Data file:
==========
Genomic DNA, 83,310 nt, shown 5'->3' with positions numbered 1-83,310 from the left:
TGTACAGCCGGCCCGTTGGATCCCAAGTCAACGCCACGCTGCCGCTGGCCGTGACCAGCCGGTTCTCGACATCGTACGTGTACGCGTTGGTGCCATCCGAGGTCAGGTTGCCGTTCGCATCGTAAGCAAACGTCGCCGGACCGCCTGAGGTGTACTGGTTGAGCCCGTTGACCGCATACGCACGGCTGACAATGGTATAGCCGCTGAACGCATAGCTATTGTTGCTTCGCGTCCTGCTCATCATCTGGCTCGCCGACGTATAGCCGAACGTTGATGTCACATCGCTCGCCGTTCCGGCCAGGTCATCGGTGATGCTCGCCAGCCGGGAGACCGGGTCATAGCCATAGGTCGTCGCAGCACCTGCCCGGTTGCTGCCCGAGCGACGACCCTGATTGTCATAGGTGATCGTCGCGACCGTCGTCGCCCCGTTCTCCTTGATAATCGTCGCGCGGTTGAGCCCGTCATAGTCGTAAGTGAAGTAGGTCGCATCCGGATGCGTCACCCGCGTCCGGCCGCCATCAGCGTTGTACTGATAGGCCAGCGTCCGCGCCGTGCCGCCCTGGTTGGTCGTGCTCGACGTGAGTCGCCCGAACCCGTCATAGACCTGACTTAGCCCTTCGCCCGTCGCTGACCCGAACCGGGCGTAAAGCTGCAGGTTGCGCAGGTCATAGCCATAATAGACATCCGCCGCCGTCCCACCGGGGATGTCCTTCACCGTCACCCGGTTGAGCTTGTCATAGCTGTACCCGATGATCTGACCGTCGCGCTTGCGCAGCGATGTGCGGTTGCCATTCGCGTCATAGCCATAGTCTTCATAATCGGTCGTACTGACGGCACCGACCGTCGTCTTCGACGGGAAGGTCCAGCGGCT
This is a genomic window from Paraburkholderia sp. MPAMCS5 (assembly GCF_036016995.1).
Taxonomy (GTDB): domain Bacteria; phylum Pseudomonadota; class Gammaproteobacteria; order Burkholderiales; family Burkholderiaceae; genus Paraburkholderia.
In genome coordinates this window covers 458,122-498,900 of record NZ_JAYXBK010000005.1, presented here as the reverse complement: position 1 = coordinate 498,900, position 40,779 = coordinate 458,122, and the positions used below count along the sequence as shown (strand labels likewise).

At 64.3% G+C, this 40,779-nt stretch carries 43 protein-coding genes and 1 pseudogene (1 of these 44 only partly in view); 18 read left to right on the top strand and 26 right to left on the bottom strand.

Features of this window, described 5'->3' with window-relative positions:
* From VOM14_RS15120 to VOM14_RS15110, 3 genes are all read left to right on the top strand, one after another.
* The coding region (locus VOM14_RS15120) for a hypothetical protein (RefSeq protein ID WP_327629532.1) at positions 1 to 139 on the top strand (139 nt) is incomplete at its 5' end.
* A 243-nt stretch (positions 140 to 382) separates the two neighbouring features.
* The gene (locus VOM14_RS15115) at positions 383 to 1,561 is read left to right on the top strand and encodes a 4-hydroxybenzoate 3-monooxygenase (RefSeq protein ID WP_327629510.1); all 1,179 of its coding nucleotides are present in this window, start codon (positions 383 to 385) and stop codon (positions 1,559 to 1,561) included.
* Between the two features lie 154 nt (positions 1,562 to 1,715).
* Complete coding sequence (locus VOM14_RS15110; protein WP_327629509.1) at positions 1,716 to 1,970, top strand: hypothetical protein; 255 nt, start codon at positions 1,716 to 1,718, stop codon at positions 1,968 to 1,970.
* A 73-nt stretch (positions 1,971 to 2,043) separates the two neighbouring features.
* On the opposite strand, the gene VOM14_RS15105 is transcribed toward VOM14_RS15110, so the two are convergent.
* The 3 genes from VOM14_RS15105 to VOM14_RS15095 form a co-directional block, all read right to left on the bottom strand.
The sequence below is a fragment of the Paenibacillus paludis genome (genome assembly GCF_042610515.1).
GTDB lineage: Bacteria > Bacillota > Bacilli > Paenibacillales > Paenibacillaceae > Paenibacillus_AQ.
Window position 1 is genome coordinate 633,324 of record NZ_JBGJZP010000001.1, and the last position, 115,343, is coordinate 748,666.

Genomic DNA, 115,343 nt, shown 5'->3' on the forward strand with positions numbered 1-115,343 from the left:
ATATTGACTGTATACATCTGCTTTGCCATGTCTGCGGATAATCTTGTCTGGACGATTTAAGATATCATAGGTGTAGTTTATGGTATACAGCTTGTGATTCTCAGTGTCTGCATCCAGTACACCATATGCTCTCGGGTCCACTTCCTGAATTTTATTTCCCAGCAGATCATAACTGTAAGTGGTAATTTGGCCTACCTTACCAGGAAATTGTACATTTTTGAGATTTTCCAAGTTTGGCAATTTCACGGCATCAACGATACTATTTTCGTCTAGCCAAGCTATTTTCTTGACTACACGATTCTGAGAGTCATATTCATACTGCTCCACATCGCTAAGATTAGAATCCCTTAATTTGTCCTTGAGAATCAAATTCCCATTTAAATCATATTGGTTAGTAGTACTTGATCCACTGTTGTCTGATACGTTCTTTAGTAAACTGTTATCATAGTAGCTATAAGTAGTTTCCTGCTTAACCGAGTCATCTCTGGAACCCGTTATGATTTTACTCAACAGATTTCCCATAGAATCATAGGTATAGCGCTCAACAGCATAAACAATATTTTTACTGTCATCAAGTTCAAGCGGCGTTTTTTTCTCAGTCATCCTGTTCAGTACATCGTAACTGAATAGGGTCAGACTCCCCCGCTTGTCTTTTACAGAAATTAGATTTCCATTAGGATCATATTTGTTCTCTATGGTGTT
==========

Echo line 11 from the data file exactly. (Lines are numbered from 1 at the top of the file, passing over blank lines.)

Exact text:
* The gene (locus VOM14_RS15115) at positions 383 to 1,561 is read left to right on the top strand and encodes a 4-hydroxybenzoate 3-monooxygenase (RefSeq protein ID WP_327629510.1); all 1,179 of its coding nucleotides are present in this window, start codon (positions 383 to 385) and stop codon (positions 1,559 to 1,561) included.